How is the Bay Area handling shelter-in-place? How is your community responding and how are you coping? How will we be changed by this experience?

City Visions: Special Election Coverage

Mar 1, 2020

San Francisco heads to the polls Tuesday to choose the next Democratic nominee for President of the United States. Voters will also decide on important propositions ranging from funding renovations at City College and financing earthquake safety, to taxing vacant commercial properties.

Will progressives and moderates feud as the country burns?  Or will they unite to defeat President Trump and usher in a new era of reform?

Host Ethan Elkind sits down with Bay Area's Senator Scott Weiner to discuss legislation to address California's housing crisis.

Clem Albers / US National Archives and Records Administration

Host Joseph Pace and guests explore the history of discrimination against Japanese Americans and immigrants in the first half of the 20th century. What parallels can be drawn between their experiences and today’s debate over immigration and national security?

San Francisco: The decade in architecture

Jan 6, 2020

San Francisco's urban landscape has evolved significantly over the last decade.  City Visions host Joseph Pace and our panel review some of the decade's most notable - and controversial - development projects.


Last week, researchers at UCSF published a study showing that a ban on sugary drinks at work has significant positive health effects, from a smaller waist size to improved insulin resistance to lower cholesterol.

San Francisco Municipal Transportation Agency


What will it take to make San Francisco streets safer for pedestrians and cyclists? In 2014, the City adopted Vision Zero, an ambitious plan to end all traffic deaths and severe injuries by 2024. 

City Visions: Where is San Francisco's money going?

Sep 30, 2019

  Did you know that San Francisco’s budget is bigger than the state of Arizona’s?  And on par with Afghanistan’s?  

In 2008 California voters approved nearly $10 billion in bonds to begin construction of a high speed rail linking the northern and southern portions of the state. The project envisioned a bullet train able to whisk passengers from Los Angeles to San Francisco in less than three hours, while slashing pollution from air travel, relieving congested freeways and containing sprawl. Since then, the project’s been beset by litigation, delays and massive cost overruns.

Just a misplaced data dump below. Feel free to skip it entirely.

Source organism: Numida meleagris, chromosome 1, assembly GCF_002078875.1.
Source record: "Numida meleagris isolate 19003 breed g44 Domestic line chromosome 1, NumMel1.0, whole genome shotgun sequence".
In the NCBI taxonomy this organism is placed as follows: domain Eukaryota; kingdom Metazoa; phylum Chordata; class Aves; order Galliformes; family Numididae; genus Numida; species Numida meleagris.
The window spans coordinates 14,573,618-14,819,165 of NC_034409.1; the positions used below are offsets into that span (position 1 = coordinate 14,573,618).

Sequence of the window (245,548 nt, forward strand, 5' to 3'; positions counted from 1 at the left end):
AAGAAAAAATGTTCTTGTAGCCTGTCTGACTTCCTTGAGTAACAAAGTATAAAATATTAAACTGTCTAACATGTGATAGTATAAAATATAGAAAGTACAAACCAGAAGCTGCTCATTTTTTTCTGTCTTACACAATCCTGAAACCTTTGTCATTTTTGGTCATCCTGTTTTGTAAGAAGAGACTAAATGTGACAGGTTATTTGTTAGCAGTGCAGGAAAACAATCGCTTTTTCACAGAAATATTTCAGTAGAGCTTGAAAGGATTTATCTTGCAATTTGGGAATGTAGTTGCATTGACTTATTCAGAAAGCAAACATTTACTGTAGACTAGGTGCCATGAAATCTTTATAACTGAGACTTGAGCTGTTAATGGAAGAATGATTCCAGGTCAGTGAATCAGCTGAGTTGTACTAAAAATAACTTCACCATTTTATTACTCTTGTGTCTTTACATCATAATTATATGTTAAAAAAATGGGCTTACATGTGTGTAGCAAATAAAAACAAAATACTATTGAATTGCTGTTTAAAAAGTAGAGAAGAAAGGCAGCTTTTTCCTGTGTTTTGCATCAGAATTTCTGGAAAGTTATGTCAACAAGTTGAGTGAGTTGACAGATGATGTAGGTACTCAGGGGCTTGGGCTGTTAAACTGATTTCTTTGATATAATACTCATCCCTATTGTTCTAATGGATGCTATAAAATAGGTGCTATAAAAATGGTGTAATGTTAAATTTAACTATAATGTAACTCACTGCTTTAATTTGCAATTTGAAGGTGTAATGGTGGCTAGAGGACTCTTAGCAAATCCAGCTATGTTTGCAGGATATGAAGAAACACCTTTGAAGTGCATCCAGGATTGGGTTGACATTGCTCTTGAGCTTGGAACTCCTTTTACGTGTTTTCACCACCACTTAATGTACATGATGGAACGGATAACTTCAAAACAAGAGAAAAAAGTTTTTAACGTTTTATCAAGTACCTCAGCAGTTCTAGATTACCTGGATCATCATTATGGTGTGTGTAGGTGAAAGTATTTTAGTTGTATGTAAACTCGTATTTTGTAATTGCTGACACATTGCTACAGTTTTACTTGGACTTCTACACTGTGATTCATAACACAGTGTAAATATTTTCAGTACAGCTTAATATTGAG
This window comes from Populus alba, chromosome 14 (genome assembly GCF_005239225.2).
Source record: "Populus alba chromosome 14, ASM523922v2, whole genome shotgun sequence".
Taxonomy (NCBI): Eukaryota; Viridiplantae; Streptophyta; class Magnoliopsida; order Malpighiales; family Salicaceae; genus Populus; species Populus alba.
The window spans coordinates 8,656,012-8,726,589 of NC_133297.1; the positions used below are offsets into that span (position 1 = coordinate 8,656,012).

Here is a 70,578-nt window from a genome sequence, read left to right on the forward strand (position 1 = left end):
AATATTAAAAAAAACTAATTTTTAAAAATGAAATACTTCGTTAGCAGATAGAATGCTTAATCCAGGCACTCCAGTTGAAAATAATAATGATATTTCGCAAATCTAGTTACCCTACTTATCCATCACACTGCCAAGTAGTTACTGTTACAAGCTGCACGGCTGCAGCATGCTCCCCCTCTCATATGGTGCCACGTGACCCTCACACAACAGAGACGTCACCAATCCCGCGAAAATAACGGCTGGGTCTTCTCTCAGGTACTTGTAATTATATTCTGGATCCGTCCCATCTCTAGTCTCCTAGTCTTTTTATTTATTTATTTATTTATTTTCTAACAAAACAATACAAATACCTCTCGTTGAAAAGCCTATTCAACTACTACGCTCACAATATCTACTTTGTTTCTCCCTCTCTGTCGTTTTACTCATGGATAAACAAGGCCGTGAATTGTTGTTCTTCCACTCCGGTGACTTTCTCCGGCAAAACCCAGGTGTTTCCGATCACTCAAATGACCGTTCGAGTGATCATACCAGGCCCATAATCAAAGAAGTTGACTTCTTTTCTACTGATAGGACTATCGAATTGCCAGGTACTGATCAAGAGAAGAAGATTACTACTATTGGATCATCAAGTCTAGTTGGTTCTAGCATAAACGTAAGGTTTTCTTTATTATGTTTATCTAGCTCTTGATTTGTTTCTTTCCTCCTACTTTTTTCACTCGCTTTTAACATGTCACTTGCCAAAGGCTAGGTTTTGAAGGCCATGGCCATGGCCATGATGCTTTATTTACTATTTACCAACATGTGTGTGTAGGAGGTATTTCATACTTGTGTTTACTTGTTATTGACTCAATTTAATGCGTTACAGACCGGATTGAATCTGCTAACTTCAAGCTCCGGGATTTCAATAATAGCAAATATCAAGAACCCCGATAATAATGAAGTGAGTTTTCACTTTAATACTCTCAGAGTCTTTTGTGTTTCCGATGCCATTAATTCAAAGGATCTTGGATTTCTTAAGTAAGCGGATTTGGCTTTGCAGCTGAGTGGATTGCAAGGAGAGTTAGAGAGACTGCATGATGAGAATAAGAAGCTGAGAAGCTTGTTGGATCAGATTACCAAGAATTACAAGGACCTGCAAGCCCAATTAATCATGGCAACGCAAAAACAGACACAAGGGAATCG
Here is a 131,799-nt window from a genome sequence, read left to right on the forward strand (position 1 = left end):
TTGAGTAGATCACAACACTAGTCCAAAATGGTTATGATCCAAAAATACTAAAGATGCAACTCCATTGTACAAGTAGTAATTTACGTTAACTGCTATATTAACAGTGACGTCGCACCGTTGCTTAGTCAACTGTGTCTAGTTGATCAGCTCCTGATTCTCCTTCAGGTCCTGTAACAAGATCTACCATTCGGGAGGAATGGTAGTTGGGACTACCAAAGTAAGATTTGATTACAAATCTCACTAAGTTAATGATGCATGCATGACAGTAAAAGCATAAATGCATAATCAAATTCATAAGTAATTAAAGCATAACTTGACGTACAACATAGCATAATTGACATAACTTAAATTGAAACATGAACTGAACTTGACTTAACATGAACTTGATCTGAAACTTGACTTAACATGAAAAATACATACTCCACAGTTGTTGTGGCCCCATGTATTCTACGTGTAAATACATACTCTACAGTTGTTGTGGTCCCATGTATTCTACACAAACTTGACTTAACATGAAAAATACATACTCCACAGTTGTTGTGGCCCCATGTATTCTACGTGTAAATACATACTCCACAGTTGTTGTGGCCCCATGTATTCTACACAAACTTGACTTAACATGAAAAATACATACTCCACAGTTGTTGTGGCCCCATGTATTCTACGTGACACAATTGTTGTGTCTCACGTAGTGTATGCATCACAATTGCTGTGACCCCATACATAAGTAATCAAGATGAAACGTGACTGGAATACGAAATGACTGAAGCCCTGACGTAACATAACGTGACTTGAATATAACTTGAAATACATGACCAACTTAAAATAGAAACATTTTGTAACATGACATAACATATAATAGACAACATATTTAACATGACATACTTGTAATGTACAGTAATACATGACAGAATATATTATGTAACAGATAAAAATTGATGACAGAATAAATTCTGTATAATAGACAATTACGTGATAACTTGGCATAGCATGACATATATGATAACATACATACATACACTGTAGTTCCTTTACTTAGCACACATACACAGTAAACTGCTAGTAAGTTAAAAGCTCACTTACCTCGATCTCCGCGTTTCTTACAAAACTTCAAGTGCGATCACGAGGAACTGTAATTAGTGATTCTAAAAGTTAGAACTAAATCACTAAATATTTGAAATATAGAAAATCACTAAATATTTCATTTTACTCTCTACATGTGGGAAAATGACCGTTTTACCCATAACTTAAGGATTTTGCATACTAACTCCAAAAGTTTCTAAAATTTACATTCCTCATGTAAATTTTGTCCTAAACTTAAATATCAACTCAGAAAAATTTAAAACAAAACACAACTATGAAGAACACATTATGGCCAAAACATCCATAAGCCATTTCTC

Host Grace Won sits down with Lara Bazelon, Professor of Law at the University of San Francisco Law School and head of the school’s Criminal Juvenile and Racial Justice Clinics

City Visions: The rising cost of childcare

Jul 29, 2019

  July 29, 2019: No where in the country is childcare more expensive than in San Francisco. This comes as no surprise to parents who can spend nearly $2,000 a month per child for full-time care, if of course there is a spot for the child, which oftentimes there is not. How are families coping with the rising cost of childcare in a region that is already so expensive? What resources are available for families in need?


We continue our examination of criminal justice in the Bay Area, this time with a discussion of the federal crime bill, The First Step Act, which was signed by President Trump in December. 

City Visions: A New Age of Space Exploration

Jun 15, 2019

It's a New Age of Space Exploration. NASA is preparing for another manned trip to the moon. New technologies will be tested there in order to plan a much longer trip to Mars. Scientists are figuring out how to grow food, fuel, and pharmaceuticals in space.

City Visions: What is life like after incarceration?

Jun 10, 2019
Photo by M-SUR


Another in our series on criminal justice in the Bay Area, this show focuses on life after incarceration, or what’s known as “reentry.”

Russell Yip/Joel Holland

 The next time you eat a piece of avocado toast, thank a hippie. It was the hippie movement that gave rise to so much of what we eat and take for granted today: tofu, yogurt, organic produce, farm to table, whole grain breads and so much more.

Andria Lo



Host Ethan Elkind sits down with the author and San Francisco Chronicle columnist.